You’d think talks about a sequel to a film that grossed $678 million worldwide would go along the lines of: “Yes, let’s definitely do that.”
But surprisingly, discussions about a potential follow-up to 1994’s Forrest Gump were shut down in 40 minutes flat.
Star Tom Hanks made the reveal in a new interview, admitting that although they ‘took a stab’ at a follow-up, things didn’t work out. Watch the film's trailer below:
Speaking on the Happy Sad Confused podcast, the Oscar-winning actor explained: “I will say that, with a long time in between, we did take a stab at talking about another Forrest Gump that lasted all of 40 minutes.
"And then we never...we said, 'Guys, come on.'"
Hanks also addressed the fact that his career has been relatively sequel-free, sharing: “A smart thing I did is I’ve never signed a contract that had a contractual obligation to a sequel.
"I’ve always said, ‘Guys, if there’s a reason to do it, let’s do it. But you guys can’t force me.’ There is that natural inclination that is one of pure commerce that says, ‘Hey, you just had a hit, so do it again and you’ll have a hit.'”
Forrest Gump was based on Winston Groom’s 1986 novel of the same name.
Following the film’s success, Groom penned a follow-up book in 1995 called Gump and Co, but alas, we never got to see that one come to life on the big screen.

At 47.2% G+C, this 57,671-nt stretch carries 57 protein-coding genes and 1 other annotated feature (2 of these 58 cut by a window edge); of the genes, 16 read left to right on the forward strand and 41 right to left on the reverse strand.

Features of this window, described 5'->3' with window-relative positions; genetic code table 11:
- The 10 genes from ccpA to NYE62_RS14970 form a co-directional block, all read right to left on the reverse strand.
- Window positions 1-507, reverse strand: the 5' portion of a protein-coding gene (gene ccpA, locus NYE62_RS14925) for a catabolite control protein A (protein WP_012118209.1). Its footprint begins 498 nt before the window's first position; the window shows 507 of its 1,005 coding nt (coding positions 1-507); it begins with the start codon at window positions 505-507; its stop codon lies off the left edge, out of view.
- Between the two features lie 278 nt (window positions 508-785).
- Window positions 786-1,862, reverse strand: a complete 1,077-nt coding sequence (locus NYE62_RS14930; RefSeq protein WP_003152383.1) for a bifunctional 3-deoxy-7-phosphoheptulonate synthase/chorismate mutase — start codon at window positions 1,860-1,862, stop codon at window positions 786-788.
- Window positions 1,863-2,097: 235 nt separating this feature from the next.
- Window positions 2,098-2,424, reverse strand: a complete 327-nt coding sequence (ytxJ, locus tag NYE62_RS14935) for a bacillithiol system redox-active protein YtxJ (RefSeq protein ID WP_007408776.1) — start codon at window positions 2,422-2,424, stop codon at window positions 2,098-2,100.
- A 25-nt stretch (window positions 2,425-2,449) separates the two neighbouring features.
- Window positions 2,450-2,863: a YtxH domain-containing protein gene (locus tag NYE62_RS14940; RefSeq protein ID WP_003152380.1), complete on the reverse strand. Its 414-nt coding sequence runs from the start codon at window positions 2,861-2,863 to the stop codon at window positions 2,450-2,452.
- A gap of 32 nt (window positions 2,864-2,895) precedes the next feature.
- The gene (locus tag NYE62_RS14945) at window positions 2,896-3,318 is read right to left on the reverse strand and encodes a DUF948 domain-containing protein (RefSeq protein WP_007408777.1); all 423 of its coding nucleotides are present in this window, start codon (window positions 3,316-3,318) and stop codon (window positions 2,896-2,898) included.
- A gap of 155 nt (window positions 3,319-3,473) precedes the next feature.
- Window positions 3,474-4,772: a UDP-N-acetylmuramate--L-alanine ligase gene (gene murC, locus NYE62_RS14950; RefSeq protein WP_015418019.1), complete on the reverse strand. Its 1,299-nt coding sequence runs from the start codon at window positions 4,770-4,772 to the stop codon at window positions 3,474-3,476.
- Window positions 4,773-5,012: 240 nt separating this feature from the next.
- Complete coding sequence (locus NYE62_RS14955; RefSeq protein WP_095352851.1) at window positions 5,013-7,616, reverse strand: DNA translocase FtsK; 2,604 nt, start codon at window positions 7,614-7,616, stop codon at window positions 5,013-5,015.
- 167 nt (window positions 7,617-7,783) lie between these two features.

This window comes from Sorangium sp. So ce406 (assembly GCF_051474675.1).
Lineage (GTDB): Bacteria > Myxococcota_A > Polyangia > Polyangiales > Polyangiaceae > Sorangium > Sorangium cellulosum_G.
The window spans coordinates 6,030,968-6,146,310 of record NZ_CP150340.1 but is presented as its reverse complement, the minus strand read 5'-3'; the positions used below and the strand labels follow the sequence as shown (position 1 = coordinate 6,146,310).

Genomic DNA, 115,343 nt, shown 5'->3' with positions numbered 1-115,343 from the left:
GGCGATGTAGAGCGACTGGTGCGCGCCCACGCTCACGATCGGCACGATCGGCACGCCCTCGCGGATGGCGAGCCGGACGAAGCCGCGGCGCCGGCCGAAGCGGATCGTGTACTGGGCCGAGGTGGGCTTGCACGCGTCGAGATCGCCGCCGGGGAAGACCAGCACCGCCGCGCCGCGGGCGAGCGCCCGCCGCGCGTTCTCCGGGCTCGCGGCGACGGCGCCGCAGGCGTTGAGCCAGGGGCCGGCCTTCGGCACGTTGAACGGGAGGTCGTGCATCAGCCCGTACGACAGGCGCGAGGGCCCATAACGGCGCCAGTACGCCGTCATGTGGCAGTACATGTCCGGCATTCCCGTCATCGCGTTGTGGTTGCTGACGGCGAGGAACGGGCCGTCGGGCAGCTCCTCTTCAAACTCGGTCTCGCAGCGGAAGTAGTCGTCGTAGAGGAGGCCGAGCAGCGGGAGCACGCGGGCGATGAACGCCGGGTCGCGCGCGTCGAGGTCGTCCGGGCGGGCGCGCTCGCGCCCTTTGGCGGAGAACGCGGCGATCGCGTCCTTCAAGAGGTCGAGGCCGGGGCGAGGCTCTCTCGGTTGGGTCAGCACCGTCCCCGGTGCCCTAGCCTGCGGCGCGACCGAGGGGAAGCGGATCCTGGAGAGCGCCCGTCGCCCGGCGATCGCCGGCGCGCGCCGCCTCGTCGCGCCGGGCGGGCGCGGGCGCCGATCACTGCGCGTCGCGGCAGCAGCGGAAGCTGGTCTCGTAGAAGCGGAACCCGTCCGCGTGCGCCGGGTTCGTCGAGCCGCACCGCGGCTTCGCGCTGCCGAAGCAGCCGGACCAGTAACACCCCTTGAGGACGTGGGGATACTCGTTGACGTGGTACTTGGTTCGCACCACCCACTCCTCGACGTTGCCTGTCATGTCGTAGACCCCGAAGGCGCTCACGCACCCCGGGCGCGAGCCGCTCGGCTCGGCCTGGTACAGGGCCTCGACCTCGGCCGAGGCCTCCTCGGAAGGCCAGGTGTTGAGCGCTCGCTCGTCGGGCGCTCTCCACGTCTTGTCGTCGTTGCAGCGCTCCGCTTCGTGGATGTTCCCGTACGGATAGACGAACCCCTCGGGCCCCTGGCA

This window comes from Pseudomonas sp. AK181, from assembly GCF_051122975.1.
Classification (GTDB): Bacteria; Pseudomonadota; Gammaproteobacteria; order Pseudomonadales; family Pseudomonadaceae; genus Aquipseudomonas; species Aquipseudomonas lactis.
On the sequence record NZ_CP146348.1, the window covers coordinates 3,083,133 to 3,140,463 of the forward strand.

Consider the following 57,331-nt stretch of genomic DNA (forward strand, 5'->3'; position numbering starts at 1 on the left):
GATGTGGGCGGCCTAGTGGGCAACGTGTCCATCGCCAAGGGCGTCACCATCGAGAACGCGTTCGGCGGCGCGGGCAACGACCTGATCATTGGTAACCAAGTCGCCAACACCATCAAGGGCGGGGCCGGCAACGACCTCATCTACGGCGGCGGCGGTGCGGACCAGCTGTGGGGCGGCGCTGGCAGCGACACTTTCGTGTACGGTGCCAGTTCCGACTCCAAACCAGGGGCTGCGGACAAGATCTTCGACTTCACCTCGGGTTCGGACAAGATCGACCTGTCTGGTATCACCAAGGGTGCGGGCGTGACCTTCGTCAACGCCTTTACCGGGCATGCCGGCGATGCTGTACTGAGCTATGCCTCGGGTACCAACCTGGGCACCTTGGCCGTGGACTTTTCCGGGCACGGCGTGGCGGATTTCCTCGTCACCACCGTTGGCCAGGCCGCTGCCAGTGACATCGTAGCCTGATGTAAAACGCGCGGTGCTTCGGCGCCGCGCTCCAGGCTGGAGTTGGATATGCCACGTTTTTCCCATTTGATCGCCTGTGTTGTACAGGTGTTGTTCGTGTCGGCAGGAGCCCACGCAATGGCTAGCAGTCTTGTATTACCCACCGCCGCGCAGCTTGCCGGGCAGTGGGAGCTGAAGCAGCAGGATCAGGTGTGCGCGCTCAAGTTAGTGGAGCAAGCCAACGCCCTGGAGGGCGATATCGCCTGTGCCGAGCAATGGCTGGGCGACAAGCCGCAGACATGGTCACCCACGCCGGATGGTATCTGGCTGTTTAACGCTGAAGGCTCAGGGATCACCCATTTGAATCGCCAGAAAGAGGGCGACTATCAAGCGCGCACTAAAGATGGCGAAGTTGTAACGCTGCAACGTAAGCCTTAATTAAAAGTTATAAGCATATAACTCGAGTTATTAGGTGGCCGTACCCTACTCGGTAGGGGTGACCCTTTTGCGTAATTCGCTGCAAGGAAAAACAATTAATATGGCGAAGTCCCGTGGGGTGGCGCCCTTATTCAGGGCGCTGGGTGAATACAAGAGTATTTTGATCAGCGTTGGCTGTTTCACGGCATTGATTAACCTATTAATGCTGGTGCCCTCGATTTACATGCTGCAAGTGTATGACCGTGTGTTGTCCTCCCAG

In 2019, Forest Gump writer Eric Roth said a sequel to the hit film was planned, but then shelved in the wake of the 9/11 terrorist attacks.
Speaking to Yahoo Entertainment at the time, Roth said he’d finished a plan for a sequel on 10 September 2001 - just one day before the atrocious attacks.
He explained: "We got together to commiserate how life was in America and how tragic it was.
"We looked at each other and said, 'this movie has no meaning anymore'. In that sense."
Going into more detail about what he’d submitted, Roth added: "It was going to start with his little boy having AIDS and people wouldn't go to class with him in Florida.
"We had this funny sequence where they were [desegregation] busing in Florida at the same time, so people were either angry about the busing or the kids having to go to school with the kid that had AIDS. So, there was a big conflict."